England actually had a pretty decent tournament this summer, reaching the Final of Euro 2020 before suffering a narrow defeat to Italy on penalties. The tournament itself got me energised to play some football games, leading to me heading back to the fourth gen in order to play some games I hadn’t previous played before. This led me to discovering Tecmo World Cup ’92 for the SEGA Mega Drive, and I decided to stick with it so that I could write about it this week.
Tecmo World Cup ’92 is actually a port of an arcade game from 1990, back when the world was gripped with Soccer Fever during the dramatic World Cup held in Italy. The game received slightly above average scores, for the most part, with a lot of 6 out of 10s from a variety of different outlets. The SEGA Mega Drive/Genesis has its fair share of decent Football-Em-Ups, with the FIFA series and a port of ISS Deluxe being the main highlights. Tecmo World Cup ’92 focused a lot more on the arcade side of things rather than simulation, with it trying to be faithful to the arcade original.
The arcade roots of Tecmo World Cup ’92 are markedly clear in the gameplay, with a two-button control scheme when you are both defending and on the attack. You can amend which buttons do what, but the default settings see the A and C Buttons used as pass and the B Button used as shoot when you are attacking, whilst A and C operate as tackle and B acts as switch player when you are trying to defend. The action is played as a quick clip, and it doesn’t seem possible to commit a foul, no matter how viciously you tackle an opposing player.
Those who like a touch more simulation and realism in their football games probably won’t enjoy that Tecmo World Cup ’92 goes for a more arcade-styled experience, but if you just want to stick a game on and get stuck right in, then the style being used here should likely be right up your alley. I found Tecmo World Cup ’92 to be pretty playable, although the difficulty can spike significantly the further into the game you get, leading to frustrating matches where you just get swarmed by opponents who promptly scythe you apart with vicious slide tackles.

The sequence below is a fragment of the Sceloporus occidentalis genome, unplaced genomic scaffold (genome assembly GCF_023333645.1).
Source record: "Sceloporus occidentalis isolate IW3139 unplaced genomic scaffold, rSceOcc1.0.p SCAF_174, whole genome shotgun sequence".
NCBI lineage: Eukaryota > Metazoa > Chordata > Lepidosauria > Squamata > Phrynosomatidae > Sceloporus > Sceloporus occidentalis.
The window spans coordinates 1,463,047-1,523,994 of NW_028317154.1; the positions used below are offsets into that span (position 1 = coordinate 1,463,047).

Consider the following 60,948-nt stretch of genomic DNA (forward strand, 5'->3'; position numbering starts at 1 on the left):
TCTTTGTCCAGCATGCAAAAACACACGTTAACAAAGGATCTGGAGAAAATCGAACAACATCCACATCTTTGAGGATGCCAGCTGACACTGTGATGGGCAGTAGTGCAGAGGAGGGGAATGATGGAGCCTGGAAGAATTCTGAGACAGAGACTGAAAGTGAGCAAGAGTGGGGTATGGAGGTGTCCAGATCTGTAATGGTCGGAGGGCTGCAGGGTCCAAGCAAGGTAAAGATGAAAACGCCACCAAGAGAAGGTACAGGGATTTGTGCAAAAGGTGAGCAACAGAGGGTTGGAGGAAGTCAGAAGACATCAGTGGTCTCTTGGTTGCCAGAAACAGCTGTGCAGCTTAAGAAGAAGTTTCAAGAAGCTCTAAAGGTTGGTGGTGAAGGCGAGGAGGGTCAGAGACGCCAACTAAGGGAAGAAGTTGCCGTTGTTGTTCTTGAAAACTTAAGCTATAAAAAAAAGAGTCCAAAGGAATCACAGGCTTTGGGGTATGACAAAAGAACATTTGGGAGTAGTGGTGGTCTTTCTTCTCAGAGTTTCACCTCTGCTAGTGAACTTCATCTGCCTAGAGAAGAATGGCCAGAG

I found scoring to be quite difficult, actually, as you don’t really have that much control over the direction and power of your shots. This often means that you kind of just have to “hit and hope” a lot of the time, with the goalkeepers seemingly having goal-stopping superpowers most of the time. It doesn’t help that sometimes your own keeper will gormlessly let a ball trundle past them like they’re Massimo Taibi with seemingly no rhyme or reason. I did have some joy by trying to fire the ball at the corner opposite to where the keeper was standing as if you were facing a certain way, it would hit a sweet spot that the keeper couldn’t reach, but it never really felt like anything other than chance.
One of the oddest parts of Tecmo World Cup ’92 is that most of the teams don’t play in the correct kit colours, with teams like England playing in orange instead of white, whilst Hungary play in sky blue like Manchester City instead of their usual red. At first I thought this might be due to some kind of copyright issue, but then teams like Morocco play in their trademark red, and Brazil play in their traditional yellow shirts, so it might simply be a case of the people making the game not really knowing what everyone’s kit colour was and deciding to just take a stab and hope it was right.